I would've carried a back up, but I have so many files... it would take forever to back them up, and my computer may be powerful but it's not very fast. Problem 2 is that I would have to buy 3 2 TB drives to back up ALL my drives, and drives that big are not cheap.
I'm not sure I can recover my files now... the "Windows cannot access disk" error I believe would prevent such a feat from programs like EaseUs and Recover My Files and similar... I've run into instances where users on other websites couldn't use them.
Unless I format the drive from RAW to NTFS, I will not be able to access the drive. But I think Formatting the Drive from RAW to NTFS will wipe out all the precious data on external hard drive for good. Is there another way I can get it to be a NTFS without wiping out the data?
If I am to wipe out the data by reformatting, I would like a Software I can use to the full extent without purchase that will 100% sucessfully recover my files from the drive even though they've been wiped. 10 years of work is on that drive, and I can't afford to lose it now.
I promise to buy a larger back up external hard drive to keep to the side for reasons like these.
But I have little chance of my parents allowing me to buy a drive to recover my files to, and then buying another larger drive as back-up: $500+ out of pocket, and I/my parents don't have that kind of money! We don't/won't borrow loans either.
I bought the TBSFGDED all on it's own with a warranty. I don't have any way to tell if the warranty expired because I don't have anything on the drive (casing) to give such info. They ask for info, but I can supply none, so everything will be expensive to fix ($369 for a data recovery plus $?00 for an extra 3TB hard drive (I'm not buying a 2TB this time, and 1-1.5TB is not enough))
If any of you have this problem, now is the time to say so. If you have a solution, I'm all ears.
I have also tried:
Plugging the drive into the original or different external usb slot
Switching out for another cable (They are really rare... the cable is made just for the device, and no other.)
Using a different power outlet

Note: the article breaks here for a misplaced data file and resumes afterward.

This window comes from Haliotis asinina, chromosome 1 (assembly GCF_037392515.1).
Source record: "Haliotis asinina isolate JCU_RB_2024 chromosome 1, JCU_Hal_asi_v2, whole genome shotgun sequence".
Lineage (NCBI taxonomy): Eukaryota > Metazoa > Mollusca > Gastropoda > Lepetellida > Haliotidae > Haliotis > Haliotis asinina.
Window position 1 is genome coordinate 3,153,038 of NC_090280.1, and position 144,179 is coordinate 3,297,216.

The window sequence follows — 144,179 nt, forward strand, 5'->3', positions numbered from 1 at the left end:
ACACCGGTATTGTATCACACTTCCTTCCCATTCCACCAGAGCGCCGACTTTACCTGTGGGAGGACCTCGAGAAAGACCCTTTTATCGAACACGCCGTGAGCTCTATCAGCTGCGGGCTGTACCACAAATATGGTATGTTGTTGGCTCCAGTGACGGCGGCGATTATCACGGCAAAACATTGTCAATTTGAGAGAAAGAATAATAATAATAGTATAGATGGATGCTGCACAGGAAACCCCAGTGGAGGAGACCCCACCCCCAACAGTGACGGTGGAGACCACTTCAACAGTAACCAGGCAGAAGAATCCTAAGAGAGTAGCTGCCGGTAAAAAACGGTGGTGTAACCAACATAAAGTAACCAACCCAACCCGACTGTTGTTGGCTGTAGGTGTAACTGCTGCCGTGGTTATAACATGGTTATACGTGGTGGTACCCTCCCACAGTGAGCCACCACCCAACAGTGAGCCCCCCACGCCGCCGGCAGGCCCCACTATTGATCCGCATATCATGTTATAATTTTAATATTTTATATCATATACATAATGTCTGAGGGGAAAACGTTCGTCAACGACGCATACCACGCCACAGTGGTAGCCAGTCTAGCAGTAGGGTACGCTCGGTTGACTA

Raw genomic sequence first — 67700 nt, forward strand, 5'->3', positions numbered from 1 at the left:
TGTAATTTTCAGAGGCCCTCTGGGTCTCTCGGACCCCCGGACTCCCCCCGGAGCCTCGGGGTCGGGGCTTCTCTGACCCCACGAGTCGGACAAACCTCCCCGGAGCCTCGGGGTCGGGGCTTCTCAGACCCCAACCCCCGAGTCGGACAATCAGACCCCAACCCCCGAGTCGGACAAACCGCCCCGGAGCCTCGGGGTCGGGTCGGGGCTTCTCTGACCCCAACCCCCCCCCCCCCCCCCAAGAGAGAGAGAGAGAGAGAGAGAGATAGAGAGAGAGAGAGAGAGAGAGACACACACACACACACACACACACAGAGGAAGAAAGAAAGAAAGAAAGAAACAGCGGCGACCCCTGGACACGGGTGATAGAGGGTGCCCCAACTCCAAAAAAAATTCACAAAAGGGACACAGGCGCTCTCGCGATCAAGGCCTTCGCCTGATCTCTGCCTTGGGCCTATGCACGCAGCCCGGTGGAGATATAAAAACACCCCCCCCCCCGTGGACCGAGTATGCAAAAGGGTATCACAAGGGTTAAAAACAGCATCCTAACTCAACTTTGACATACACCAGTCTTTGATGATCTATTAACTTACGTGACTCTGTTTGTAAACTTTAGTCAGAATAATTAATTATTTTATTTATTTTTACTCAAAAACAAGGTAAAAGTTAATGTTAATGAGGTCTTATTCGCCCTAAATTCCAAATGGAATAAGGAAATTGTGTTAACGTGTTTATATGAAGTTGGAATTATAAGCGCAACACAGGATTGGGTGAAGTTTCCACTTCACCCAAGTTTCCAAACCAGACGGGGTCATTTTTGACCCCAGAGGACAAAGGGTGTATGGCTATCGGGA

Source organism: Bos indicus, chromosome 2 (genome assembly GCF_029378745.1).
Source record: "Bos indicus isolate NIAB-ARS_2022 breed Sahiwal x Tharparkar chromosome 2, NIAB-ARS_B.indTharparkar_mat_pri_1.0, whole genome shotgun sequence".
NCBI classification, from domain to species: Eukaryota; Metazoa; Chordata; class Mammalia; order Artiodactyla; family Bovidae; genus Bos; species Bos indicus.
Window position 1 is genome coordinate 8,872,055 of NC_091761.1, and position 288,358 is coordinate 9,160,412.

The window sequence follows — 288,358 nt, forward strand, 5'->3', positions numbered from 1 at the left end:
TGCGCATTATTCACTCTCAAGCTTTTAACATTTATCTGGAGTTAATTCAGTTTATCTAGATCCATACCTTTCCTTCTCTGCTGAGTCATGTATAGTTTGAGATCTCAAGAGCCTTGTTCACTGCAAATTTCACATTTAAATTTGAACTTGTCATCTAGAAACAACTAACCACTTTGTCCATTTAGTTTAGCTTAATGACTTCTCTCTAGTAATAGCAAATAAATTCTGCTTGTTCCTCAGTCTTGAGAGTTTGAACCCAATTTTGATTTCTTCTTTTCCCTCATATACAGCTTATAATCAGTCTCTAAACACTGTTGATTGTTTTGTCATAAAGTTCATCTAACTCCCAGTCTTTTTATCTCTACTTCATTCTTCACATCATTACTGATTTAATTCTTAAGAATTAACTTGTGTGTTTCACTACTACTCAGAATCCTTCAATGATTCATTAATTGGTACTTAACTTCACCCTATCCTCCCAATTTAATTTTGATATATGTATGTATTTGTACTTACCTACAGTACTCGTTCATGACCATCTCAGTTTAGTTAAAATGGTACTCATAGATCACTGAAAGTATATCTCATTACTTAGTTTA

Using a different power cable.
Trying the device on several other computers with different OS
I am running:
A Windows 7 Professional 32 bit edition with 8 (4) GB of Ram, a NVIDIA Graphics Chip, and an AMD Phenom X4 core. Updated to current version.
Software is not an issue, so don't go about telling me to install any... it worked before on my computer.
I never had a problem with the drives shutting down except on my first Seagate drive, which died and was disposed of some time ago.
02-14-2012 07:44 PM
Hey dude ^,
Yeah man I completely know how you feel.
I've just had the exact same thing happen to mine today after the plug came out of the outlet whilst exchanging files with a WD.
Now Im thankful that my mates WD is fine... But I would really like to get my information back ASAP.
Deleting my uhh... Volume... is not what I have in mind for the mean time, please help :/
Anything would be good thanks.
02-15-2012 09:34 PM
Turns out that after taking it out for a while (A whole night), turning my Ext HDD offline (At Disk Management) and then back online, and also (after a couple of tries, when i scanned the disk) I managed to complete the *repair* in which it then said, in a matter of words "windows has completed the scan and nothing is wrong".
All of a sudden I could get in and everything was fine?
I hope that helps dude? I dont know what exactly helped the most but just try go through everything you can man